GamesBeat: How would you see the difference between AR and VR?
Devine: VR takes you somewhere else. It transports me and puts me in some other place. AR presents information on top of the world. Mixed reality adds to the world, adds photons to the world.
Why would I want photons added to the world? What are the applications that I actually want to add on to the world? I think of a five-mile application. A five-mile application is, I’m five miles away from my house. I’ve forgotten my smartphone. Do I go back to my house and get my smartphone? Yeah, I’ll do that, because my smartphone makes me better at what I do. There’s games on it.
What if I’m five miles away from my house and I’ve forgotten my smartwatch? Do I go back and get it? Well, not right now. There’s no game I want to play. There’s no compelling application I need. I’m 50 feet away from my house, will I go back get it? Nope. So what is our game, our application that we have in mixed reality that makes you turn around after five miles? That is the key application we need to be thinking about. That’s why you wind up at the store for four days in the rain. We’re thinking a lot about that application, that experience is so compelling that you’ll turn around for it.
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GamesBeat: Tim Sweeney had a very interesting comment about augmented reality. He said that when it’s perfected in the next 10 years, we won’t need displays anymore. No smartphones, no TVs. You’ll have your 40-foot screen right in front of your eyes.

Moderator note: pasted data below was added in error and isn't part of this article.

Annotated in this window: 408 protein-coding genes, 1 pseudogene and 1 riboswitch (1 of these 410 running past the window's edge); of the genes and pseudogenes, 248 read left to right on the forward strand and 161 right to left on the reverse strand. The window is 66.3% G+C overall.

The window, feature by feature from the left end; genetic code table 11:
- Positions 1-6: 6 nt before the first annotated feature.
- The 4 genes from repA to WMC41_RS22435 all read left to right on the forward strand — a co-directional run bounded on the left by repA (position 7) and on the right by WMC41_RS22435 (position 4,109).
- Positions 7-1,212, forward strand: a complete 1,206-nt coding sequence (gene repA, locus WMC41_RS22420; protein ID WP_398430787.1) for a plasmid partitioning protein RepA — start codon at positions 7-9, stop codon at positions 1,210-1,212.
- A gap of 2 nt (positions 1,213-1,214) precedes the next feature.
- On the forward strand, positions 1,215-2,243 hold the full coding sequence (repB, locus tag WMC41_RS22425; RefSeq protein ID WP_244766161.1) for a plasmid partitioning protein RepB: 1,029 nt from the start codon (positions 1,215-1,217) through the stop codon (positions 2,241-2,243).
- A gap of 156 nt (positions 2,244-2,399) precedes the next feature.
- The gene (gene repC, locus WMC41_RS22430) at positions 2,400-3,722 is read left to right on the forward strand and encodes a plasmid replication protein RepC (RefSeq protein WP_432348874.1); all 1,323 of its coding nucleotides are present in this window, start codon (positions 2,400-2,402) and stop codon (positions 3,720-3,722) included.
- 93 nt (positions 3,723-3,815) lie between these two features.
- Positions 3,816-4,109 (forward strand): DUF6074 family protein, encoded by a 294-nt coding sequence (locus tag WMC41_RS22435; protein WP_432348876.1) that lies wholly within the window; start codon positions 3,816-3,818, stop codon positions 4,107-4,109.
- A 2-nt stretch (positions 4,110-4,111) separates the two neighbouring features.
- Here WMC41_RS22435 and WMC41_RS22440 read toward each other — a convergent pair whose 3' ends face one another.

Devine: We talk a lot about that, about a world without atoms. Unless you actually need those atoms, we can make photons work. That sets off a weird round of, well, what needs to be real in my world? My coffee, my coffee cup. Other things – displays, my work, the people in my environment, the experiences I have in the evening, the entertainment I watch, the sports I engage with, the content I go through – I don’t generally interact with the atoms of them. We’ll be changing how you perceive reality.
GamesBeat: Mixed reality versus VR — it almost seems like it’s easier to make games in VR. Maybe you’re more used to or familiar with it. Augmented reality seems like it’d be useful for a lot of non-game applications. Do you foresee that kind of world coming, where maybe AR is more useful for non-game purposes?